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Manager: I Kicked Buffalo Shooter Out of Tops Grocery Store the Day Before Massacre

The Daily Beast logo The Daily Beast 5/16/2022 Barbie Latza Nadeau
Brendan McDermid/Reuters © Provided by The Daily Beast Brendan McDermid/Reuters

The day before 18-year-old self-described white supremacist Payton Gendron allegedly killed 10 people inside Tops Friendly Market in Buffalo, New York, store manager Shonnell Harris Teague kicked him out of the grocery.

Speaking to ABC7 News, Teague described how Gendron had been panhandling outside the store on Friday, wearing the same combat getup he donned when he allegedly opened fire—targeting Black people—the next day. When he came inside a few hours later, he continued to badger customers, Teague said, and she asked him to leave, which he did without incident. “I asked him can he please leave the store—you’re gonna have to stand outside.”

She saw him again the very next day, when he was wearing the same camouflage outfit but wielding his modified automatic rifle. “I see him with his gear on and his gun and how it was all strapped on,” Teague said. “And he shot a man that was already, I don’t know if the man was moving. He must have shot him again.”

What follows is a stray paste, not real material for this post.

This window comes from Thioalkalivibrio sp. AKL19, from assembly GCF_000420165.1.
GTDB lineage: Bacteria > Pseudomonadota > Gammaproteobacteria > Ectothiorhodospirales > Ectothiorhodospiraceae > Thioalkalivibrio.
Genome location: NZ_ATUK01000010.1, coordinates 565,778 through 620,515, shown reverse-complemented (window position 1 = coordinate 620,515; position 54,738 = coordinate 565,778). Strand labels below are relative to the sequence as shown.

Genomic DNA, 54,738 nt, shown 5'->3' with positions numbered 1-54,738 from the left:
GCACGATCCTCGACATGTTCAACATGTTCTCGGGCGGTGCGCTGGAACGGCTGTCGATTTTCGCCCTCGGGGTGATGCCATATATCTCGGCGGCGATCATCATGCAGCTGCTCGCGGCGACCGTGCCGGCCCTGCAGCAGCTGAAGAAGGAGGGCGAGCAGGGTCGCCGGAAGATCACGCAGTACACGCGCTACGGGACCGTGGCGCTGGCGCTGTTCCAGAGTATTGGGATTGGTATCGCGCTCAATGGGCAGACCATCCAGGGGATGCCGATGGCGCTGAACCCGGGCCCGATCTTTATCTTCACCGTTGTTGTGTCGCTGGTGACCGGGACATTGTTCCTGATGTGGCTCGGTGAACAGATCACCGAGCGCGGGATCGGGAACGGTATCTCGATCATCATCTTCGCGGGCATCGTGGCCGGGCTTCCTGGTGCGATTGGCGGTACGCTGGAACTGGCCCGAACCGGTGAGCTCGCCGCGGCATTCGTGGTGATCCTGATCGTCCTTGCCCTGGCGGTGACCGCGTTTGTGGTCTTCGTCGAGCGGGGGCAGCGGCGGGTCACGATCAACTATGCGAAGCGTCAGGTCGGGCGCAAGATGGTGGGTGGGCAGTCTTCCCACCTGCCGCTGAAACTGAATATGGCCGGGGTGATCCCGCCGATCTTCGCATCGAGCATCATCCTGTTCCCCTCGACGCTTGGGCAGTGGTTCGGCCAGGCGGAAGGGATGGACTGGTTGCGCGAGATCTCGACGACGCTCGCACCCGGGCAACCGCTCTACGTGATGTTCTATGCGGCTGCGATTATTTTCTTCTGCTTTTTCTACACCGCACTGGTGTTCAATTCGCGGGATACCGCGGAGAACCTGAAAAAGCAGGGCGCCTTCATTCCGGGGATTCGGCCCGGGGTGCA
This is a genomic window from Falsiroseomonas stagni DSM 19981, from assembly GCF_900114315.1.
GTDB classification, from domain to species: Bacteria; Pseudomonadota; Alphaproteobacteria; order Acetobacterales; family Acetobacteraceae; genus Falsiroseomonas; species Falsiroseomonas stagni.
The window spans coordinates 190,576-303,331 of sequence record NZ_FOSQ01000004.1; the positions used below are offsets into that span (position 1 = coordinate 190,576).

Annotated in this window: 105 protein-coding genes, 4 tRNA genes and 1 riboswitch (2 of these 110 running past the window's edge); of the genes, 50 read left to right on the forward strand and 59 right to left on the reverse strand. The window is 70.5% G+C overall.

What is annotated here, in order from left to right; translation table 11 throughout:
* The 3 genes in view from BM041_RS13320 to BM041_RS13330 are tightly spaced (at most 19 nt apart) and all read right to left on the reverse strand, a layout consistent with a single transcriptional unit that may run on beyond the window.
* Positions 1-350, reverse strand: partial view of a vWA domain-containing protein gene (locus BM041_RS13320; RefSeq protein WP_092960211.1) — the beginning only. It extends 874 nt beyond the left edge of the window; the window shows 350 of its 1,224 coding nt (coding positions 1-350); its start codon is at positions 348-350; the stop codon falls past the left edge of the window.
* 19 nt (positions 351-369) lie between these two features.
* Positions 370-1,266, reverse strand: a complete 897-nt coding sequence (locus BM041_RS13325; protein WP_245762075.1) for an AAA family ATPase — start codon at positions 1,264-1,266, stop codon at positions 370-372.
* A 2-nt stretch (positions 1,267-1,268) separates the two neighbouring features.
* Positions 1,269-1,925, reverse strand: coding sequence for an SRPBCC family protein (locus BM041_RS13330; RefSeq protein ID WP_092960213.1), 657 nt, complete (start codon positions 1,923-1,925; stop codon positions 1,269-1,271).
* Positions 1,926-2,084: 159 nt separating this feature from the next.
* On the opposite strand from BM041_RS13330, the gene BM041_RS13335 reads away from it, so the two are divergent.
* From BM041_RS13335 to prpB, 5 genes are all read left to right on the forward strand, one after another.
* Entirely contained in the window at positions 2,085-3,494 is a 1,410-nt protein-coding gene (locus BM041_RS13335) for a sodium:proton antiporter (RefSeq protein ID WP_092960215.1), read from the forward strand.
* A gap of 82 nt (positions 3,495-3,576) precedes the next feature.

That’s when Teague ran for her life.

Video: Buffalo supermarket shooting: What do we know so far? (Associated Press)

Buffalo Police Commissioner Joseph Gramaglia told ABC News on Monday that had the teen evaded arrest, he would’ve continued his rampage. Many have questioned why he wasn’t shot by police and wondered if a Black perpetrator would have been walked out of the store alive.

“We have uncovered information that if he escaped the [Tops] supermarket, he had plans to continue his attack,” Gramaglia told ABC. “He had plans to continue driving down Jefferson Ave. to shoot more Black people... possibly go to another store [or] location.”

On Sunday, as crowds gathered to mourn the loss to the community, many said they had seen the young man in the area before the attack. Grady Lewis, a 50-year-old who is a frequent shopper at Tops, said he struck up a conversation with the teen that lasted nearly 90 minutes on the day before the massacre. Lewis told The Wall Street Journal that he asked Gendron about his T-shirt, which said “Genius.”

He then told the Journal that the two discussed a range of issues, including critical race theory and Gendron’s somewhat unusual wish to build a time machine. Lewis said the Gendron avoided eye contact and kept looking at his phone. Then he asked Lewis—who is Black—if he would be at the store the next day.

Read more at The Daily Beast.


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